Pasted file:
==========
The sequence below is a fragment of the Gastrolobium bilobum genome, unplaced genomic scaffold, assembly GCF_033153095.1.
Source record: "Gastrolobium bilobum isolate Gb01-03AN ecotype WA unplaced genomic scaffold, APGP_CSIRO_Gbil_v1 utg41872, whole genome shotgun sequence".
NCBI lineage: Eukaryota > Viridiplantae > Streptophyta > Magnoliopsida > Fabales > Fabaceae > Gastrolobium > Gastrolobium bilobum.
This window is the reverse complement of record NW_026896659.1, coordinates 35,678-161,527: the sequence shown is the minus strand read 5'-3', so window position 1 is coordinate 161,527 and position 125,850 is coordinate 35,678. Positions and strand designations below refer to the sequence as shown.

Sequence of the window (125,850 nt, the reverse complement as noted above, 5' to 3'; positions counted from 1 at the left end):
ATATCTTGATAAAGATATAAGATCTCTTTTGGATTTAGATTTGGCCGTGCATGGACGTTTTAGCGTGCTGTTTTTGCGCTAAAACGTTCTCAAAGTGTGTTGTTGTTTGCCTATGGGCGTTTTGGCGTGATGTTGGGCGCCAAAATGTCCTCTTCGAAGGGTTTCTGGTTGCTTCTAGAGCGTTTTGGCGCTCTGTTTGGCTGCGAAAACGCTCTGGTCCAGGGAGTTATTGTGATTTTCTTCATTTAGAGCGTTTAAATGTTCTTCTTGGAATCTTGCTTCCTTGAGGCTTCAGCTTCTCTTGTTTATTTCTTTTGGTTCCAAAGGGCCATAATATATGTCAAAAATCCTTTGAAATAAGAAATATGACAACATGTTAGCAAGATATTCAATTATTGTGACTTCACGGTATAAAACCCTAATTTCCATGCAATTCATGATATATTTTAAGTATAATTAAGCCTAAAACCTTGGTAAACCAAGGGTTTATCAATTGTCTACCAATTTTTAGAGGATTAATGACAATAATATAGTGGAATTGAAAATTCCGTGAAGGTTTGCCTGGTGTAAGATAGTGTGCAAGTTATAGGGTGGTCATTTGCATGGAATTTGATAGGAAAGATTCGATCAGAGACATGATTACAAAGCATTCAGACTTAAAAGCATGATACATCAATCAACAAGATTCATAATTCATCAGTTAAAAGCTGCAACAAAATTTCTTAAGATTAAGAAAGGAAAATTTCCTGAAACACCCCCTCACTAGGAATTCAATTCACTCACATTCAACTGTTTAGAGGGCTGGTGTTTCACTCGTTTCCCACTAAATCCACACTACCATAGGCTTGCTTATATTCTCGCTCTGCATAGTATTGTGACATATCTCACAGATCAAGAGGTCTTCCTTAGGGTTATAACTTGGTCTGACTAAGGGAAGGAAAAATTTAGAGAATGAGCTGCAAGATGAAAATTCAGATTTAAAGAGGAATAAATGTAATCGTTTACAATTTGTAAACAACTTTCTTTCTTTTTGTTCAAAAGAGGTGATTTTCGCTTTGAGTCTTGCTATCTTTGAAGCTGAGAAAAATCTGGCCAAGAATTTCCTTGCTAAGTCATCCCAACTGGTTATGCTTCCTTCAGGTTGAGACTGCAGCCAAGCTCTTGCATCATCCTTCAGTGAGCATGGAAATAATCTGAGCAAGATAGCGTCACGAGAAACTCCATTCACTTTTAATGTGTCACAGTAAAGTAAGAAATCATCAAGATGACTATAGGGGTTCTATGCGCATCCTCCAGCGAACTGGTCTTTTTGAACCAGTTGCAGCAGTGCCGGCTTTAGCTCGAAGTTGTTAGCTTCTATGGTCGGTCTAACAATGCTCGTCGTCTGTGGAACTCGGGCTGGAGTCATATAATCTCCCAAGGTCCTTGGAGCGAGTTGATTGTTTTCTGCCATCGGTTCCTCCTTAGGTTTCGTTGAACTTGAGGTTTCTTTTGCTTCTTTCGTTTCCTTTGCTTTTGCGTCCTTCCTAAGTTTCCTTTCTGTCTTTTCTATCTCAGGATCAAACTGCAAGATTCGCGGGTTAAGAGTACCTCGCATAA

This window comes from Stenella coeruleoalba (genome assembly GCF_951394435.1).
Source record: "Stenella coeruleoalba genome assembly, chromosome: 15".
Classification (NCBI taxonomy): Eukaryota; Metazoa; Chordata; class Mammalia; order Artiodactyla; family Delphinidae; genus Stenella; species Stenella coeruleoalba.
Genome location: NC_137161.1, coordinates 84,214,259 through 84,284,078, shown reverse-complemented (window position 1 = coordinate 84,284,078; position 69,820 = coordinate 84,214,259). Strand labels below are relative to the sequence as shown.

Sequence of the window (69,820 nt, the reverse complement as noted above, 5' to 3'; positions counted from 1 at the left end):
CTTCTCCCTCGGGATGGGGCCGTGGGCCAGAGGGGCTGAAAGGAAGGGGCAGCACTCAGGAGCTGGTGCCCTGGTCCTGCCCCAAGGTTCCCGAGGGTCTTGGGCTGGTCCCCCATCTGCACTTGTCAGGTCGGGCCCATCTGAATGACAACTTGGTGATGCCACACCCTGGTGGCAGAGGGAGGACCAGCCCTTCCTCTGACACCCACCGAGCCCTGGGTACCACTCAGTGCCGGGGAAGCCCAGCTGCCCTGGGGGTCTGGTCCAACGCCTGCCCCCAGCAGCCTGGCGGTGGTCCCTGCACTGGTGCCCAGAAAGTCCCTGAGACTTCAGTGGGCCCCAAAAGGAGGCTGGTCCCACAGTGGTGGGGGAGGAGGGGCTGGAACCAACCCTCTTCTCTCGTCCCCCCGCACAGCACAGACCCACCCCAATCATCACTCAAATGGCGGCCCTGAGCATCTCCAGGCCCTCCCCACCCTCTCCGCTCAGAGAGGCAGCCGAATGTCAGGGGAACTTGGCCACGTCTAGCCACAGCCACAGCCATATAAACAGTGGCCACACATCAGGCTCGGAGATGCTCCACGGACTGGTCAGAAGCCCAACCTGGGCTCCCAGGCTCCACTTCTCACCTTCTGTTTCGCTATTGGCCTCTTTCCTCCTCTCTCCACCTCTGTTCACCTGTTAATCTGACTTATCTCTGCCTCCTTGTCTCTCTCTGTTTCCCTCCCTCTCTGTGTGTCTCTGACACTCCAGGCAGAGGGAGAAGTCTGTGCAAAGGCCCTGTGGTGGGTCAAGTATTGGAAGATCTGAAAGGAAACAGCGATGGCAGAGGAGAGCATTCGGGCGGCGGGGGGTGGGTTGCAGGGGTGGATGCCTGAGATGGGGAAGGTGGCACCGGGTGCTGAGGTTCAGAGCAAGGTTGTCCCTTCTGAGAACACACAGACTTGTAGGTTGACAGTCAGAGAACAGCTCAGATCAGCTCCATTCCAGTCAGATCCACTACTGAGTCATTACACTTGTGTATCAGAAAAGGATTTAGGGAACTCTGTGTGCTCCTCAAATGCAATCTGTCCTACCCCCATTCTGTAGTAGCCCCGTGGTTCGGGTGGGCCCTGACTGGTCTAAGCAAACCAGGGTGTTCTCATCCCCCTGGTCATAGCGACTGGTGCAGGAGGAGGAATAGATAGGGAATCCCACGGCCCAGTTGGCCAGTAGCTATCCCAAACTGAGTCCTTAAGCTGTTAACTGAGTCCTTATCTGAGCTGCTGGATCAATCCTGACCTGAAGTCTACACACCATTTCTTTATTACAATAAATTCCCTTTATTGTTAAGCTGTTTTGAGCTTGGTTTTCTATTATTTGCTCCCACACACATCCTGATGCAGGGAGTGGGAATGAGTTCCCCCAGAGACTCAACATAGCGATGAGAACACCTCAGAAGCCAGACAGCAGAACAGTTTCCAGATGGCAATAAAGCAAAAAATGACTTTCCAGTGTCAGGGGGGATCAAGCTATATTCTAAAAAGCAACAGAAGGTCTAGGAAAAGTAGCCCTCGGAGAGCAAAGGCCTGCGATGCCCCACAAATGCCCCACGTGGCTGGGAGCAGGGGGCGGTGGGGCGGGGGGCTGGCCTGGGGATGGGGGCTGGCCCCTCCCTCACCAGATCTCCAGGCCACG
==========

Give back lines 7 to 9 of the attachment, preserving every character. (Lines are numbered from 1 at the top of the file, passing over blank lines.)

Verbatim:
This window comes from Stenella coeruleoalba (genome assembly GCF_951394435.1).
Source record: "Stenella coeruleoalba genome assembly, chromosome: 15".
Classification (NCBI taxonomy): Eukaryota; Metazoa; Chordata; class Mammalia; order Artiodactyla; family Delphinidae; genus Stenella; species Stenella coeruleoalba.